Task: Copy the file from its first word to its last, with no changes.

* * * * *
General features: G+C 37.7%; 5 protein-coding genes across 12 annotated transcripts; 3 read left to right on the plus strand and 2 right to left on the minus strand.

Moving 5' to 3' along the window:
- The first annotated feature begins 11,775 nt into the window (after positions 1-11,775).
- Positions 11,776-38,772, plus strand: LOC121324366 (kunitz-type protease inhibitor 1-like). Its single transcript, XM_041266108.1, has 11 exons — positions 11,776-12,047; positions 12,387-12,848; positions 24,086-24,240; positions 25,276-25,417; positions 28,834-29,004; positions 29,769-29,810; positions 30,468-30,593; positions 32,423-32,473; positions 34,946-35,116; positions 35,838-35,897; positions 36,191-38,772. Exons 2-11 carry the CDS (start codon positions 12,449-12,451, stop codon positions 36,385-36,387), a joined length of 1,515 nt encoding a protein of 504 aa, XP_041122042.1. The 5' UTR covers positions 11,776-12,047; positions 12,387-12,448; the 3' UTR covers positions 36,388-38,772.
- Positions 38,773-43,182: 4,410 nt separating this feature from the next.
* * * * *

General features: G+C 37.7%; 5 protein-coding genes across 12 annotated transcripts; 3 read left to right on the plus strand and 2 right to left on the minus strand.

Moving 5' to 3' along the window:
- The first annotated feature begins 11,775 nt into the window (after positions 1-11,775).
- Positions 11,776-38,772, plus strand: LOC121324366 (kunitz-type protease inhibitor 1-like). Its single transcript, XM_041266108.1, has 11 exons — positions 11,776-12,047; positions 12,387-12,848; positions 24,086-24,240; positions 25,276-25,417; positions 28,834-29,004; positions 29,769-29,810; positions 30,468-30,593; positions 32,423-32,473; positions 34,946-35,116; positions 35,838-35,897; positions 36,191-38,772. Exons 2-11 carry the CDS (start codon positions 12,449-12,451, stop codon positions 36,385-36,387), a joined length of 1,515 nt encoding a protein of 504 aa, XP_041122042.1. The 5' UTR covers positions 11,776-12,047; positions 12,387-12,448; the 3' UTR covers positions 36,388-38,772.
- Positions 38,773-43,182: 4,410 nt separating this feature from the next.